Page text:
Now, a lot of the time when someone is recorded as saying something harmful, that does accurately reflect what they believe! But that still doesn’t mean that person should be completely brushed off. If someone believes something racist or sexist or ableist or classist or anything else that’s genuinely harmful to marginalized groups, someone in that person’s demographic should reach out and educate them. Celebrities have a huge audience, so when they say something harmful, they can affect the behaviors and beliefs of their fans. They do need to work hard to make sure that they’re not spreading stereotypes or harmful misinformation. And they do perhaps have a more pressing responsibility towards voicing healthy and non-damaging beliefs. But they are human, and saying they’re “cancelled” doesn’t give an opportunity for education, or to rectify the harm they’ve caused. It just shuts them down.


Even people with harmful beliefs can still positively affect the world around them.

No, I’m not going full on “but can’t we appreciate the artistry of Hitler’s tree paintings???”, but I am saying that a fuck up, even a deeply problematic belief, doesn’t mean that the rest of someone’s contributions to the world are invalid, unhelpful, no longer beautiful, forbidden, or otherwise without use. If an actor says something sexist in an interview, that doesn’t make their philanthropic contributions not worth noting. If a musician collaborates with another artist who’s shitty, that doesn’t mean that all the music they made before that can’t be deeply inspiring or meaningful.

We’re not obligated to praise or reward people whose beliefs we don’t agree with or who cause harm to us, but by labelling them as cancelled, we make it clear that anyone else who does praise or appreciate that celebrity’s philanthropy or work is also causing harm. Which contributes to…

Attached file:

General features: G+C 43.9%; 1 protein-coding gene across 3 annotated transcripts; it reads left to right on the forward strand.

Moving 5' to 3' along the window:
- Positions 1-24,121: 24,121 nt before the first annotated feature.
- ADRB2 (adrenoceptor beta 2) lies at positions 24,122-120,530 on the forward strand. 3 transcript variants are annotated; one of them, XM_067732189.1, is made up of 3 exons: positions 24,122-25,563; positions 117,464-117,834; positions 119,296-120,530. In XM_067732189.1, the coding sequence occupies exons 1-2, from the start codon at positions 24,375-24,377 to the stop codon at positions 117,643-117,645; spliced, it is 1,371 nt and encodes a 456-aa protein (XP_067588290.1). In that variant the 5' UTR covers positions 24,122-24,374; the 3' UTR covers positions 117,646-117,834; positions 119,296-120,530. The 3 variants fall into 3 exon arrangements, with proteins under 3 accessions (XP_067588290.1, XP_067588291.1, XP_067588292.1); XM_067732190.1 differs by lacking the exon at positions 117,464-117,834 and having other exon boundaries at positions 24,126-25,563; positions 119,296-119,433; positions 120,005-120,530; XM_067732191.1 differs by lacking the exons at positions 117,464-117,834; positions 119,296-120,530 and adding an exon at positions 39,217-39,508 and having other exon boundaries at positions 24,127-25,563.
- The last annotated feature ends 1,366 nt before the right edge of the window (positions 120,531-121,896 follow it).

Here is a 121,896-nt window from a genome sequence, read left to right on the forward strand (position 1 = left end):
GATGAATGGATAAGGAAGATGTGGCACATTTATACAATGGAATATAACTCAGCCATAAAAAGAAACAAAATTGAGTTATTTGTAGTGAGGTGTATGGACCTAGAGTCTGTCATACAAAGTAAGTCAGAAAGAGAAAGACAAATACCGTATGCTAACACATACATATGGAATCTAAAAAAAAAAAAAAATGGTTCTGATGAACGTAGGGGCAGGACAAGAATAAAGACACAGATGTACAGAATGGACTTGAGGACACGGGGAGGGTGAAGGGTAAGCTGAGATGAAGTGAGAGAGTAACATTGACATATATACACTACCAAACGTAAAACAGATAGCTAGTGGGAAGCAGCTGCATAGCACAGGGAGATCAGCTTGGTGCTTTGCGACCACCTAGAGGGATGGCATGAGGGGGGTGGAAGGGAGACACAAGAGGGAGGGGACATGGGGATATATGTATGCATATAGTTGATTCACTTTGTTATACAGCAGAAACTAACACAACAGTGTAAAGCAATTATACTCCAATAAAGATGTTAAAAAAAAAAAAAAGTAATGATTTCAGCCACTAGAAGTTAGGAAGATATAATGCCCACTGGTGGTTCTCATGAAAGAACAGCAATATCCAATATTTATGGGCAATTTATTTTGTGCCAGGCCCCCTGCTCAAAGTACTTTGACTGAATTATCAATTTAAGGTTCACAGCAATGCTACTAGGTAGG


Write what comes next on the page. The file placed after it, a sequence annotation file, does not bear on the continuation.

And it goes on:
When we have concepts like “cancelling” in our awareness, it makes each conversation about a celebrity’s behavior a binary discussion: keep consuming that artist’s work and tacitly endorse their bad behavior, or entirely disinvest from an artist to show disapproval for what they’ve said or done.

Why does this become a binary choice?

If someone is a die-hard fan of a celebrity and then that celebrity shares or does something harmful, that fan has only two choices:

1) agree with popular opinion that the celebrity is cancelled, stop consuming content by that person, and decry them when asked about their opinion.


2) refuse to believe or listen to what negative thing that celebrity has done and defend them against “attacks” by others.

The culture in which cancelling occurs doesn’t allow anyone to hold an opinion between these two options, but there must be a middle ground. There must be a way to say “wow, I’m really disappointed in this artist. I love all of the movies they’re in, but I think they’ll always be somewhat colored now that I know that person holds such harmful beliefs.” *

And sure, people could literally say that exact sentence, but there’s nosocial room for that conversation in a culture that moves to wipe problematic people off the map. When people try to have that nuanced conversation, others treat it exactly as if they’re explicitly endorsing the harmful behavior that they are in fact calling out. No one has the space to say, “hey, I’m not cancelling them because I love some aspects of their life and work,” so they default to defending that artist or celebrity, or refuse to acknowledge the harm that the celebrity has done.